Notable standard driver assists include automatic emergency braking, forward-collision warning and side-collision avoidance. Seating is for five passengers with the option to upgrade to 6- or 7-passenger seating. There’s also a $7,000 enhanced Autopilot upgrade that allows the car to navigate itself, auto lane change, auto park and summon itself. Later in the year, the system will recognize and respond to stop signs and traffic lights and be able to drive itself in city traffic. This system also includes a full self-driving computer that can be upgraded as laws and regulations change to allow for fully autonomous driving. Other options include various wheel designs, paint colors and interior colors.
The Model X Performance ($104,990) brings a slightly lower range (305 miles) and a 0-to-60 mph time of 2.7 seconds, thanks to the now standard Ludicrous mode.
The Model X warranty covers eight years or unlimited miles on the battery and drive unit, while the rest of the car comes with a 4-year/50,000-mile limited warranty.
In addition to its long list of standard safety and driver-assist features, the Tesla Model X also enjoys excellent crash-test result, scoring five stars in each of the government’s crash tests and earning a 5-star overall rating.
Notable standard safety systems include forward emergency braking, side-collision avoidance, lane-departure warning, electronic traction and stability control and eight airbags.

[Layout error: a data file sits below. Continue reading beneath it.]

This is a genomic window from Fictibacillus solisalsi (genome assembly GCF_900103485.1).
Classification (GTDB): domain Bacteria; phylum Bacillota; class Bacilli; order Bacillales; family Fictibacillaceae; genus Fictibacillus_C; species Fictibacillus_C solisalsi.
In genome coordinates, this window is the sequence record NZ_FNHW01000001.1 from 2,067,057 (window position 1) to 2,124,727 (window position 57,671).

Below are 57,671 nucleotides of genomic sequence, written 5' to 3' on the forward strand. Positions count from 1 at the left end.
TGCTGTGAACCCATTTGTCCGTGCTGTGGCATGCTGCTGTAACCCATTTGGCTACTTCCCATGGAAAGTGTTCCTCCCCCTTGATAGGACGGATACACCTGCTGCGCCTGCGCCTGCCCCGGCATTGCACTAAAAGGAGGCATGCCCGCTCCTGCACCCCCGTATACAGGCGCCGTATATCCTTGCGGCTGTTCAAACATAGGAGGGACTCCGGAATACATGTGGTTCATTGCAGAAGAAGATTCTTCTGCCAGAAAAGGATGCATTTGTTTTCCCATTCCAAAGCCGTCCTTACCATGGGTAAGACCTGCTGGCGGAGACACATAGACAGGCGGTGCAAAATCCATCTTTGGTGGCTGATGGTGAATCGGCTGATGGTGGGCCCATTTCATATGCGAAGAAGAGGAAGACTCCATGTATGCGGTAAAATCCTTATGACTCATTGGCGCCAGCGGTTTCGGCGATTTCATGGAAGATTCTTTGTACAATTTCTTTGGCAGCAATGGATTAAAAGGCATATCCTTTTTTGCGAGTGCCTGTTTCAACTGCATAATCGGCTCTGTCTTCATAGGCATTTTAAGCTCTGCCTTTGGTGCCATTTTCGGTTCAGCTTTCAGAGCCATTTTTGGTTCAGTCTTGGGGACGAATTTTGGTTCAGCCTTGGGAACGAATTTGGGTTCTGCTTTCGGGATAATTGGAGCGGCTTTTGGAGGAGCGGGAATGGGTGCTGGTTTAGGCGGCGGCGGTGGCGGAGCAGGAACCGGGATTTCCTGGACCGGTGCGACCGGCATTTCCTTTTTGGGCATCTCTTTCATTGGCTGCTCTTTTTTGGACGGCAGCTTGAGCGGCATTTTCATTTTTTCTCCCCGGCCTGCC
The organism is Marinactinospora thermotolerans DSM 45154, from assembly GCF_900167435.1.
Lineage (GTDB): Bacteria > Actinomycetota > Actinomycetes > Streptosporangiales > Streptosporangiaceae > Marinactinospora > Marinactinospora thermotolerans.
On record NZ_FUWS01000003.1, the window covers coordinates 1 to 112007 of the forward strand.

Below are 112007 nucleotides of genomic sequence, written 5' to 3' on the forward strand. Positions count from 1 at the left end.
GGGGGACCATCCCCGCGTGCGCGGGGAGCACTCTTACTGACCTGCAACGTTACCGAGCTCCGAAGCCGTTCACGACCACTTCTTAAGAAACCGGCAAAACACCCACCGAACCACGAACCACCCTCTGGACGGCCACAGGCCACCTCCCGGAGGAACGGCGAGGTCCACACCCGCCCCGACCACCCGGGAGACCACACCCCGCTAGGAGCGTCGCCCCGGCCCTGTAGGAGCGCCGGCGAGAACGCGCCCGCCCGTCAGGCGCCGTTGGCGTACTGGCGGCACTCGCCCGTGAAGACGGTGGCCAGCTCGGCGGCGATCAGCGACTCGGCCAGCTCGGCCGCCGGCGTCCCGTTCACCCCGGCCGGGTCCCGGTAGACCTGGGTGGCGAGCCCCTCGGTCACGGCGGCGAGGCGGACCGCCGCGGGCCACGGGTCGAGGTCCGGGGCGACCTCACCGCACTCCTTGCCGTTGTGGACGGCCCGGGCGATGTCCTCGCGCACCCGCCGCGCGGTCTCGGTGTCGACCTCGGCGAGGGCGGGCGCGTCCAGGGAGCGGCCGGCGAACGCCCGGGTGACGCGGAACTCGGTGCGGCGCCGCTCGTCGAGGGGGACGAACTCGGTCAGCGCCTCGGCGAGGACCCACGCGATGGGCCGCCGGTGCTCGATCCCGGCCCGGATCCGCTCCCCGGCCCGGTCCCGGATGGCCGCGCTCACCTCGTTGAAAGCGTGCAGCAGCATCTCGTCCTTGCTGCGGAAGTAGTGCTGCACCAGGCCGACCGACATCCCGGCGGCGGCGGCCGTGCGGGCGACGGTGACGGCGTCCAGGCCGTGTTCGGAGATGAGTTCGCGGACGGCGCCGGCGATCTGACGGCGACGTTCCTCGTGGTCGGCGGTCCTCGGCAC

Behind the Wheel
Although many will claim that the vehicle is all about being green, the immediate rush of speed created by the powerful electric motors and standard AWD is one of the real reasons people covet the Model X. While it’s not as quick or long-ranged as the Model S sedan, the Model X is no slouch. Having a 0-to-60 mph time under five seconds makes it one of the fastest SUVs money can buy, and that time drops down to under three seconds when the vehicle is in Ludicrous mode. The steering feel is precise enough to help maneuver this big SUV through tight turns with ease, and the ride is remarkably smooth and controlled. Among the Model X’s most impressive features, however, is the upgraded Autopilot, which allows for varying degrees of self-driving. The Model X can take itself up on-ramps, navigate traffic, slow or stop the car and even self-park. With the Summon feature, owners can use a smartphone to call for the Model X, which will back itself out of a parking spot and come to them.